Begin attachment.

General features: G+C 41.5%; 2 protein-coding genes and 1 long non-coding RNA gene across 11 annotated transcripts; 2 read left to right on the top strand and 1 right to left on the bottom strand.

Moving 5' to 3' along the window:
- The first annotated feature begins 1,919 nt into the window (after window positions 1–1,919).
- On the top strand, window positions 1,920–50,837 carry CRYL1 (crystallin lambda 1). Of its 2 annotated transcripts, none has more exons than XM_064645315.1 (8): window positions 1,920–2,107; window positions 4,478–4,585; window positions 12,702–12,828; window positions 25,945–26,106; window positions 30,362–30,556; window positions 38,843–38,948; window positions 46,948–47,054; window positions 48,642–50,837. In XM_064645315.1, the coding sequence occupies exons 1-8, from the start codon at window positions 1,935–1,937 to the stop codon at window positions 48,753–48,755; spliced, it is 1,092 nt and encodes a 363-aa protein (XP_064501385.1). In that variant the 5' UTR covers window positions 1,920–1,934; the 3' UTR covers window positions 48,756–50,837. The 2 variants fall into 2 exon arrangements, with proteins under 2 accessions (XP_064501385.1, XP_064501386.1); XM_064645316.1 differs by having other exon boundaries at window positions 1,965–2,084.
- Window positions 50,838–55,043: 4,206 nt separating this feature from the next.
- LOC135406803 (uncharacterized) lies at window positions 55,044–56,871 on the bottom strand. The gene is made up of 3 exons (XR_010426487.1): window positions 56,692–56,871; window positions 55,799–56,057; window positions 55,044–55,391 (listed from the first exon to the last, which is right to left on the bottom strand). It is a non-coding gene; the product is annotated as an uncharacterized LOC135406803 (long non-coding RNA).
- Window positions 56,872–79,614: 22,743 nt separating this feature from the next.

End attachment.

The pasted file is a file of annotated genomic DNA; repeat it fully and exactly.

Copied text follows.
General features: G+C 41.5%; 2 protein-coding genes and 1 long non-coding RNA gene across 11 annotated transcripts; 2 read left to right on the top strand and 1 right to left on the bottom strand.

Moving 5' to 3' along the window:
- The first annotated feature begins 1,919 nt into the window (after window positions 1–1,919).
- On the top strand, window positions 1,920–50,837 carry CRYL1 (crystallin lambda 1). Of its 2 annotated transcripts, none has more exons than XM_064645315.1 (8): window positions 1,920–2,107; window positions 4,478–4,585; window positions 12,702–12,828; window positions 25,945–26,106; window positions 30,362–30,556; window positions 38,843–38,948; window positions 46,948–47,054; window positions 48,642–50,837. In XM_064645315.1, the coding sequence occupies exons 1-8, from the start codon at window positions 1,935–1,937 to the stop codon at window positions 48,753–48,755; spliced, it is 1,092 nt and encodes a 363-aa protein (XP_064501385.1). In that variant the 5' UTR covers window positions 1,920–1,934; the 3' UTR covers window positions 48,756–50,837. The 2 variants fall into 2 exon arrangements, with proteins under 2 accessions (XP_064501385.1, XP_064501386.1); XM_064645316.1 differs by having other exon boundaries at window positions 1,965–2,084.
- Window positions 50,838–55,043: 4,206 nt separating this feature from the next.
- LOC135406803 (uncharacterized) lies at window positions 55,044–56,871 on the bottom strand. The gene is made up of 3 exons (XR_010426487.1): window positions 56,692–56,871; window positions 55,799–56,057; window positions 55,044–55,391 (listed from the first exon to the last, which is right to left on the bottom strand). It is a non-coding gene; the product is annotated as an uncharacterized LOC135406803 (long non-coding RNA).
- Window positions 56,872–79,614: 22,743 nt separating this feature from the next.